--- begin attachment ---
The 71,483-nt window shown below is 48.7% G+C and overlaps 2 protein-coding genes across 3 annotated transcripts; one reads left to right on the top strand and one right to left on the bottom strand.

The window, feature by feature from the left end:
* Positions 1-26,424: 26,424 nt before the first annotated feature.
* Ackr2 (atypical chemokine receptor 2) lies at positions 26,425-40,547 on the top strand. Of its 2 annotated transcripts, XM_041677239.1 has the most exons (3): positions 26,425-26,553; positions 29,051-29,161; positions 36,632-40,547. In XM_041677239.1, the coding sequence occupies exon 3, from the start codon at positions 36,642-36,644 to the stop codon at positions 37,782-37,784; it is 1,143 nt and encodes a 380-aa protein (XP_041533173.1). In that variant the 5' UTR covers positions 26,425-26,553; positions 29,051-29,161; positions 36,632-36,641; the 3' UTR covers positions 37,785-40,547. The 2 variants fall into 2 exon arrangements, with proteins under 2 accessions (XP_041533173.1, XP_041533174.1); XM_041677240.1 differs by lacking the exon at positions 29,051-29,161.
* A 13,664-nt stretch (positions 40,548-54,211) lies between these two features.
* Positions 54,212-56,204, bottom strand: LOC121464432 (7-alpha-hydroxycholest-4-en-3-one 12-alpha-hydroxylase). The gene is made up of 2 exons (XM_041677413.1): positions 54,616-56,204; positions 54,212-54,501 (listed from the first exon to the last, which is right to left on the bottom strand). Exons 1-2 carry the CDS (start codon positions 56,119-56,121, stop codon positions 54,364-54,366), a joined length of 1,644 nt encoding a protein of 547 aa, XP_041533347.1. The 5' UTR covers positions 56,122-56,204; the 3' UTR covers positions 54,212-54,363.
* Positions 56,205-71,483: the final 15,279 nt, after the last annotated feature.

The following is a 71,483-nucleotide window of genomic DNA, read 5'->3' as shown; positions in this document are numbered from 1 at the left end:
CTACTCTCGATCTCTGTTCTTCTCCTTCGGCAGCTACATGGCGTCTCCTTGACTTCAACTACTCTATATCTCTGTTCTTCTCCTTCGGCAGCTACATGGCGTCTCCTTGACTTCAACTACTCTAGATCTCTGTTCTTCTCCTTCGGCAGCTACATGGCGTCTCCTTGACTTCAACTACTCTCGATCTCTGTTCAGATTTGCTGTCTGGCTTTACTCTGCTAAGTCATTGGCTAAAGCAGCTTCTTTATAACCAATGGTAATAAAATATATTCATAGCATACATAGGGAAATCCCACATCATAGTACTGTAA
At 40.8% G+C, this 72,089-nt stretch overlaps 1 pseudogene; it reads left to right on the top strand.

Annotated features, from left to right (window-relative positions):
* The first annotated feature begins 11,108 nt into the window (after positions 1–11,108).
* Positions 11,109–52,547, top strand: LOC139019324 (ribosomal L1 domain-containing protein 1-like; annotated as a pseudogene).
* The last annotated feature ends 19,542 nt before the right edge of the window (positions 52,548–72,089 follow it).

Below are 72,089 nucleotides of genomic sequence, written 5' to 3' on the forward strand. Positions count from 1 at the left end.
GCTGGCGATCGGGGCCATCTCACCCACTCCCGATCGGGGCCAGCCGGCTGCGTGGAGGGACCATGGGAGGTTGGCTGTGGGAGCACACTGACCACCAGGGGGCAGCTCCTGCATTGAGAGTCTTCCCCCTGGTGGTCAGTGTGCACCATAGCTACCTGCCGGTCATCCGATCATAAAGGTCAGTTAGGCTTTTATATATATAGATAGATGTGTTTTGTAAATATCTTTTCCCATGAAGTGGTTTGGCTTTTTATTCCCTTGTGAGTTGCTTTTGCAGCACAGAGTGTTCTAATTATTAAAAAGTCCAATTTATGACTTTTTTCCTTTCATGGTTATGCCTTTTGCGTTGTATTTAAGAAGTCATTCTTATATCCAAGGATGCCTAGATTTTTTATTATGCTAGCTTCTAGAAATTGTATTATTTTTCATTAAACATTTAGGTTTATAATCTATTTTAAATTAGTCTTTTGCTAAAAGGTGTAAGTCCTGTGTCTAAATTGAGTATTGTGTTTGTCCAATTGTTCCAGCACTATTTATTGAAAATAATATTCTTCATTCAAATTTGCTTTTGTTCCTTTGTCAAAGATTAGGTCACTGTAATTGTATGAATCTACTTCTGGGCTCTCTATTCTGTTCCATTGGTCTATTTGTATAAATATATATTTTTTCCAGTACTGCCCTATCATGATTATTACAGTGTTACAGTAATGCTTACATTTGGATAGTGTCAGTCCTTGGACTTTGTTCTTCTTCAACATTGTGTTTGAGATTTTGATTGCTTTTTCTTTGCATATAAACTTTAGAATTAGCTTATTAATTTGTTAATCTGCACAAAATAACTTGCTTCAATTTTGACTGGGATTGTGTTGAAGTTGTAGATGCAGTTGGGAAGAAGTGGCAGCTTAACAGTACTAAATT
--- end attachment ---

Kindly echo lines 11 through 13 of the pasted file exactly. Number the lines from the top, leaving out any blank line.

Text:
Annotated features, from left to right (window-relative positions):
* The first annotated feature begins 11,108 nt into the window (after positions 1–11,108).
* Positions 11,109–52,547, top strand: LOC139019324 (ribosomal L1 domain-containing protein 1-like; annotated as a pseudogene).